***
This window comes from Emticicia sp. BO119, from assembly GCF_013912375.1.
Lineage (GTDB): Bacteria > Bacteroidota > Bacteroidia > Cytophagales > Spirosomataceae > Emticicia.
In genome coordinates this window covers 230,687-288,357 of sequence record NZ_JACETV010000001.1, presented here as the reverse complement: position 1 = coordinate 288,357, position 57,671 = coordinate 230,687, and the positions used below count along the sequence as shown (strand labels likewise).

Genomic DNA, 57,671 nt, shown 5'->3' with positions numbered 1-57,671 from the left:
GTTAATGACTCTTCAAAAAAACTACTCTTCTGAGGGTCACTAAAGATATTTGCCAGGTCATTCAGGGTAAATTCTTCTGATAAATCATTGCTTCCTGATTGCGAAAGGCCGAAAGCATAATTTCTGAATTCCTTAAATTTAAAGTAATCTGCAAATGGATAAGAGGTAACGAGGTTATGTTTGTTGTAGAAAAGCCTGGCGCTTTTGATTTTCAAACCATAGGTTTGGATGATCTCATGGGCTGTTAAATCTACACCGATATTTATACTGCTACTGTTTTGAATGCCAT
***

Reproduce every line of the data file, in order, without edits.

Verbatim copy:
This window comes from Emticicia sp. BO119, from assembly GCF_013912375.1.
Lineage (GTDB): Bacteria > Bacteroidota > Bacteroidia > Cytophagales > Spirosomataceae > Emticicia.
In genome coordinates this window covers 230,687-288,357 of sequence record NZ_JACETV010000001.1, presented here as the reverse complement: position 1 = coordinate 288,357, position 57,671 = coordinate 230,687, and the positions used below count along the sequence as shown (strand labels likewise).

Genomic DNA, 57,671 nt, shown 5'->3' with positions numbered 1-57,671 from the left:
GTTAATGACTCTTCAAAAAAACTACTCTTCTGAGGGTCACTAAAGATATTTGCCAGGTCATTCAGGGTAAATTCTTCTGATAAATCATTGCTTCCTGATTGCGAAAGGCCGAAAGCATAATTTCTGAATTCCTTAAATTTAAAGTAATCTGCAAATGGATAAGAGGTAACGAGGTTATGTTTGTTGTAGAAAAGCCTGGCGCTTTTGATTTTCAAACCATAGGTTTGGATGATCTCATGGGCTGTTAAATCTACACCGATATTTATACTGCTACTGTTTTGAATGCCAT